Chiltern Hills Challenge May 2014 - Event Report
Chiltern Hills Challenge May 2014 - Event Report
Chiltern Hills Challenge May 2014 - Event Report
Chiltern Hills Challenge May 2014 - Event Report
Chiltern Hills Challenge May 2014 - Event Report
Chiltern Hills Challenge May 2014 - Event Report
Chiltern Hills Challenge May 2014 - Event Report
Chiltern Hills Challenge May 2014 - Event Report

Chiltern Hills Challenge May 2014 - Event Report

It was a beautiful sunny morning in Henley as our runners headed off under the watchful eye of their lead runner – Chris Walker. Our logistics team had a few miles to cover today in order to meet the team on the route but it was a joy to drive through the country lanes. We all wanted to be out running today, the weather doesn’t get much more perfect than those sort of conditions, so it was with a tinge of jealousy that we waved them on their way! The first leg for our runners was around 8 miles and took them through the tiny village of Hambleden famous for starring in many 1940s films as it has remained unchanged since those days. The team arrived bang on time and we handed over much needed refreshments, to the jealousy of other runners and hikers around that day. Easy bit done of the route, the hilly sections now started, it was certainly going to be a testing day. But everyone was in great spirits and enjoying the fantastic views and varied route.

Another 10 miles further on and the support crew and I hung around in the cool of a wood just off the path. It wasn’t long before we spotted the team who seemed happy to see us and fresher than I had expected. Sun screen was being passed around as it was pretty hot out there. They were still chatting and laughing so I knew they were still having a good time, Chris is a great motivational runner so I knew he’d keep them going, I’ve had to stop once before when we were recceing the route simply because he’d made me laugh too much!

7 miles left, again over another challenging hill section but through some beautiful wooded routes which were full of bluebells. The trees had literally just started to produce their leaves and were a vibrant green. We waited patiently for the team to arrive at the pub on Bledlow Ridge, knowing they must be feeling pretty shattered by now. The last 500m was up the steepest section of the route, I was imagining the calf burn. My radio crackled to life, they were 2 minutes away. About 7 hours since the team had started they were welcomed with a cold pint and a well deserved rest. A fantastic first day effort!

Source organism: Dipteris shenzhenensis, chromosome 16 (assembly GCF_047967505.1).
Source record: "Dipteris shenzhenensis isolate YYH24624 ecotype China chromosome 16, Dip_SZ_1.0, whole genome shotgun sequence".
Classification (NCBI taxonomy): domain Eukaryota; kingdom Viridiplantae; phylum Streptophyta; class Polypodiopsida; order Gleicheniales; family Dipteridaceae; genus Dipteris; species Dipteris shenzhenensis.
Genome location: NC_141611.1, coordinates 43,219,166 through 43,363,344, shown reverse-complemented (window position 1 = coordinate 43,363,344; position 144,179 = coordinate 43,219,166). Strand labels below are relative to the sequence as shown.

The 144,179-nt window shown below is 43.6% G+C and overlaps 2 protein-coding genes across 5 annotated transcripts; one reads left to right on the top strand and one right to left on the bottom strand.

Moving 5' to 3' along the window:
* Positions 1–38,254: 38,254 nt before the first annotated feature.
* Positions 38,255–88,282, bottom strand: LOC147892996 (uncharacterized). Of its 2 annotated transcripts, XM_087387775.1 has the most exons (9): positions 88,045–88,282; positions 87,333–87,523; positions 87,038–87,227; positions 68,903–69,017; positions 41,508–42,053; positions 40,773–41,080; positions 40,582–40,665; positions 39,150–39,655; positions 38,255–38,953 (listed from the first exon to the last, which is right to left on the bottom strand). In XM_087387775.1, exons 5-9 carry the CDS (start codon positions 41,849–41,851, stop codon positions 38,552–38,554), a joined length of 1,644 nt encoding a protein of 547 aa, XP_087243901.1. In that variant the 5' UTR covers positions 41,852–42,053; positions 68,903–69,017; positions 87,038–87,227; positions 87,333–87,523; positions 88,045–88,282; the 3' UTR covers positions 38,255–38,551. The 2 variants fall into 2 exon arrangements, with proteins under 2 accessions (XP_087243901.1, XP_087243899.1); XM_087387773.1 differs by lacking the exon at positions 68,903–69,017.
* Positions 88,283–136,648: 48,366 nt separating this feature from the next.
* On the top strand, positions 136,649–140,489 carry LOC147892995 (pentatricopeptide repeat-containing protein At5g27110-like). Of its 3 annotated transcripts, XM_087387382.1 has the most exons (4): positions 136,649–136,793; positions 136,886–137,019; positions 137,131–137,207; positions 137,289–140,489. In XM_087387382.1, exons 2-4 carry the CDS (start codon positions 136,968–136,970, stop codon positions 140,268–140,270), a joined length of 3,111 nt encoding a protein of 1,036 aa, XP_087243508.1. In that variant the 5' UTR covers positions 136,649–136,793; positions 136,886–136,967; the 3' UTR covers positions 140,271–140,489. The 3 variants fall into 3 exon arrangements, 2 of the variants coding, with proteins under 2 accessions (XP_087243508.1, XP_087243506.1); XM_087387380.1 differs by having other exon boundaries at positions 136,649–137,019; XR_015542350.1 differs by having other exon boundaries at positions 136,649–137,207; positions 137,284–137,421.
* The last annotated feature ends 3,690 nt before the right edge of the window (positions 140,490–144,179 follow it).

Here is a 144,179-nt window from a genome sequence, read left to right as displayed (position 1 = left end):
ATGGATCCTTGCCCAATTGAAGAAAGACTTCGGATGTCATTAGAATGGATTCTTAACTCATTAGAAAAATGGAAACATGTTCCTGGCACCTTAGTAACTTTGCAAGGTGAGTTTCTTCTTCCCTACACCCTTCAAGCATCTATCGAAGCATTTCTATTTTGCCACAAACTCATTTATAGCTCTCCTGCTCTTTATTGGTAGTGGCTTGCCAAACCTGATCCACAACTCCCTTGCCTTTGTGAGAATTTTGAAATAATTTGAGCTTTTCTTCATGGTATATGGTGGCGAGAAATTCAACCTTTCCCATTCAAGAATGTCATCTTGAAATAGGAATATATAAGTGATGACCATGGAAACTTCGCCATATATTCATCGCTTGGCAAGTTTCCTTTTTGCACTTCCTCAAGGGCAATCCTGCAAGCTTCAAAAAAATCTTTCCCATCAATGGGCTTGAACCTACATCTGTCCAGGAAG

After some rest and sports massage we sat down to 3 course meal, where the runners got to retell the stories from the day. We chatted about the many races and places we had run. It was really good fun and a great way to finish the day. Time for an early night though, runners and crew were ready to hit the sack at 9pm.

Sunday, was another beautiful morning. Today’s route was a little more gentle on the hills and fortunately started with a downhill. The team assembled at the start for a group photo before heading off on the next 25 miles. The support crew headed off to a 7 mile stop, at the top of a hill in the middle of the wood. There were a few people around today and clearly a few celebrating May day in the local pubs noticeable by their Morris-dancer-esk garb, one even carrying a wooden trident?!! The climb up above Princes Risbrough was long and I think this would be another 1,000m ascent day for the team. They arrived 2hrs after Bledlow, it had been tough, following on from the previous day’s 25 miles. The next checkpoint was 10 miles away so they stocked up ready for the route ahead. Fortunately the first half was shaded by the woods as it was starting to get quite hot again. At mile 17 we waited in the sunshine for the team who looked pretty tired and very happy to see us. They didn’t hang around long though ensuring muscles didn’t go into recovery mode. Chris led a focussed team and it was great to see the camaraderie that was building up.

The finish finally came into sight, the climb up to the Bridgwater monument can be seen from miles away. Despite the distance and the steep calf burning climb, Keith still had a last minute sprint for the monument closely matched by John. The team had done fantastically well, 50 miles over 2 days on some of the hilliest sections around London, this was not a route for the faint hearted. Around 7.5hrs each day – it had been an epic challenge. The weather had been fantastic. I was proud of their efforts and the way they had encouraged each other and stuck together. Time for a well-deserved hot chocolate with marsh mallows, a Run the Wild finisher T-shirt and a ride home! Well done guys!